The Fugitive Slave Act
Chapters 7 through 10 in Hine, Hine, and Harrold, African Americans: A Concise History covers the height of slavery and the liberation of African-Americans. The number of free blacks was significantly smaller compared to the amount of slaves and white people in America. Beginning with the Jacksonian era America built its foundation by exerting racial dominance. This meant establishing regulations and “Jim Crow” which saw blacks being disenfranchised, restricted from moving to other states, required to show proof of freedom or be enslaved, states exercising the Fugitive Slave Law and advocating segregation in neighborhoods and public facilities. The only places where blacks found refuge from oppression were churches.
White oppression was so strong in the United States, this ultimately led to gradual development of antislavery movements both in Northern and Southern territories. Both were fueled by Christianity with the Bible, African culture/religion and the black church serving as catalysts for a revolution against slavery. The South saw slaves practice this but only in small numbers, whereas the North gained prominence through the actions of free blacks and white abolitionists. The former opposed slavery through violence with radicals like Nat Turner who led a revolt in Virginia, and the latter fought against it through peaceful actions in written works such as David Walker’s Appeal which denounced the idea of slavery and discreetly motivated slaves to rebel and escape their masters. Anyone willing to listen to the testament against slavery was seen as not only a supporter but ally to liberation.
The spark of rebellion against slavery was so influential in the United States that it ultimately evolved into a full revolution by 1831 which lasted until the Civil War. Influencers like Frederick Douglass and William Llyod Garrison were prime advocates of freedom for African-Americans while affiliated with the American Anti-Slavery Society. Garrison advocated emancipation and equal rights for blacks through his newspaper, the Liberator, in a peaceful manner. Although Garrison himself maintained his racial superiority when consulting with Douglass and other black abolitonists in the AASS. They worked together to criticize slave masters, point out how slavery was a hindrace to the economy, and use moral suasion to convince the North and South to end slavery. This revolution ultimately led to creation of the Underground Railroad which consisted of trails from the southern region of the U.S such as Kentucky and Missouri, to Canada, with black and a few white vigilance groups aiding fugitive slaves in escaping to the North.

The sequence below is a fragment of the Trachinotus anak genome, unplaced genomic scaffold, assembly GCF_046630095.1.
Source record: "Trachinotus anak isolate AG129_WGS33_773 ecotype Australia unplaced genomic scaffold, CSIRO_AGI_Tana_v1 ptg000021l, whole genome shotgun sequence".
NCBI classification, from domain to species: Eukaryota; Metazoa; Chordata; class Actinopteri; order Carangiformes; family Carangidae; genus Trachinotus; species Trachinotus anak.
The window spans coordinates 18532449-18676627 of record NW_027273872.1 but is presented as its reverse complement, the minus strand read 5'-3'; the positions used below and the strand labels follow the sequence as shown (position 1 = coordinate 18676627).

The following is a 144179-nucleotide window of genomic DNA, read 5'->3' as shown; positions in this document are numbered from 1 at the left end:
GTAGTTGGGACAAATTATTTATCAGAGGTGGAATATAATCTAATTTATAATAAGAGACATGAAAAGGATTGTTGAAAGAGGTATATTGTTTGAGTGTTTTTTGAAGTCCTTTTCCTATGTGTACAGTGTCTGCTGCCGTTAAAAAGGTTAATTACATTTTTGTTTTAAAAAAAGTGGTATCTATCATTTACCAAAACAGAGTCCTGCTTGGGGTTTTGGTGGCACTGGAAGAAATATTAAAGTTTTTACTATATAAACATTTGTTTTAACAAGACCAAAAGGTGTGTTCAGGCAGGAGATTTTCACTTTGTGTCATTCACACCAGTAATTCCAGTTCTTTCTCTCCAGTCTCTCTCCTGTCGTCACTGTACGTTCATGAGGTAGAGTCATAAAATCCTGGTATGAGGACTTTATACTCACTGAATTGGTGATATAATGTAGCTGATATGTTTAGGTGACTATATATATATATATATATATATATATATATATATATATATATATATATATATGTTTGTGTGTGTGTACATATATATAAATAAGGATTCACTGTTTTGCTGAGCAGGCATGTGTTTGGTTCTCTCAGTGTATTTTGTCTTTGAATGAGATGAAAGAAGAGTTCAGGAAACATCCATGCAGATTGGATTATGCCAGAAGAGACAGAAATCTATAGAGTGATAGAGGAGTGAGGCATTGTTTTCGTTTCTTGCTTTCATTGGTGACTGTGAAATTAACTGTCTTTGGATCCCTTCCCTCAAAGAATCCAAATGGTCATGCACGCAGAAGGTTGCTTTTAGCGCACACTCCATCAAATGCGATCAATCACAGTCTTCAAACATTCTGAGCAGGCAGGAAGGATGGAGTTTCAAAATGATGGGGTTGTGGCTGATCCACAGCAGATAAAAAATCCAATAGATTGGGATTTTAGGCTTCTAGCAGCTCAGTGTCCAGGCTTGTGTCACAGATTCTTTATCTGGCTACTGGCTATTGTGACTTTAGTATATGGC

Canada became the safe haven for blacks seeking freedom due the British Empire outlawing slavery after 1833, and the enhancement of the fugitive slave law following the Compromise of 1850. Blacks are almost immediatley enslaved based on documentation of slave owners, and required anyone, whether a citizen or official, to apprehend runaway slaves or else they would be prosecuted for helping them. Over time the North became less supportive of slavery when westward expansion began and the Gold Rush prospered. This included creating its own laws that restricted law enforcement officials from capturing runaways. The biggest factor was the North thought slavery would be a giant burden on the path to being successful farmers, shopkeepers and other occupations in the west and should be excluded. Whereas the South saw it as a necessity. The contrasting philosophies and the result of Dred Scott vs Sandford, which denied American citizenship to blacks, were the building blocks of the Civil War. Contrasting ideals caused the tension between the Northern states and Southern states to escalate spectacularly. Thus, causing the south to secede and become the infamous Confederate States of America, with Jefferson Davis leading the charge.
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